Stages of Grief? Yeah? NAH!
Do you ever get so annoyed, frustrated or angry that you just want to scream?
I do, every time I see or hear, yet again, another reference to the “five stages of grief” as a formula for grieving in this day and age. Good grief, there is nothing prescriptive about grieving by any stretch of the imagination. If anything, it is the complete opposite – disorderly, unpredictable and chaotic, with a plethora of emotions.
I always remember Mal McKissock, an Australian Bereavement Specialist, saying in a key note address at a Conference during the 90’s, that the only predictable thing about grief is its unpredictability.
While grieving and trying to make sense of your experience, comparing yourself to a model that is half a century old and never intended for grieving in the first place is downright unhelpful and potentially damaging.
The idea of ‘stages of grief’ has been attributed to Elizabeth Kubler-Ross. Her book ‘On Death & Dying’ published in 1969, was to highlight the unsatisfactory treatment terminally ill patients received at that time and to use patient experience to educate the health professionals, clergy and family caring for them.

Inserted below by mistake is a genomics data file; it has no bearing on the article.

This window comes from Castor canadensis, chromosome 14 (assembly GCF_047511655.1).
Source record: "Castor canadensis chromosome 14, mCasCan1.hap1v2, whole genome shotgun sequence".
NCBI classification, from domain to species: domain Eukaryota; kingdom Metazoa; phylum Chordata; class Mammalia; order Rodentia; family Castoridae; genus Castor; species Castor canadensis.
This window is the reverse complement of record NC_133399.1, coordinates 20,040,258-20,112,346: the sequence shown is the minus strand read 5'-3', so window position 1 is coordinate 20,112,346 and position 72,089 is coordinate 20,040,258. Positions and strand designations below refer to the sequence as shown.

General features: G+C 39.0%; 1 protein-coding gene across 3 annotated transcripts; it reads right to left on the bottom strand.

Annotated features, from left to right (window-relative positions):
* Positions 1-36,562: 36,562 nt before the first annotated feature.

Originally, the ‘stages’ of denial, anger, bargaining, depression and acceptance came from observations on patient response to receiving catastrophic news, namely, a cancer diagnosis. In the 1960’s, such a diagnosis inevitably meant a death sentence. On publication of her book however the model shifted from being about receiving catastrophic news to ‘stages of dying’. During the 1970’s, the ‘stages of dying’ morphed into a model for ‘stages of grief’ and the rest, as they say, is history.
As Kubler-Ross stated:
“The stages have evolved since their introduction and they have been very misunderstood over the past three decades. They were never meant to help tuck messy emotions into neat packages. They are responses to loss that many people have but there is not a typical response to loss as there is no typical loss. Our grief is as individual as our lives.”
On Grief and Grieving, Pub 2014
Unfortunately, people still choose to perpetuate this outdated and unhelpful way of thinking about grief when there are many other more helpful and current ways of thinking about grief today. In my work, I find it helpful to provide people with a variety of frameworks for thinking about grief using concepts and imagery for as we know, no one size fits all.
If you would like to know more, contact Claire.
For more information on this subject see the article in Time New Ways to Think About Grief adapted from The Truth About Grief, by Ruth Davis Konigsberg.
Or watch the following Tedx Talk by Susan Delaney
© Claire Laurenson 2017
This blog is the author’s viewpoint and is not intended to replace professional medical advice.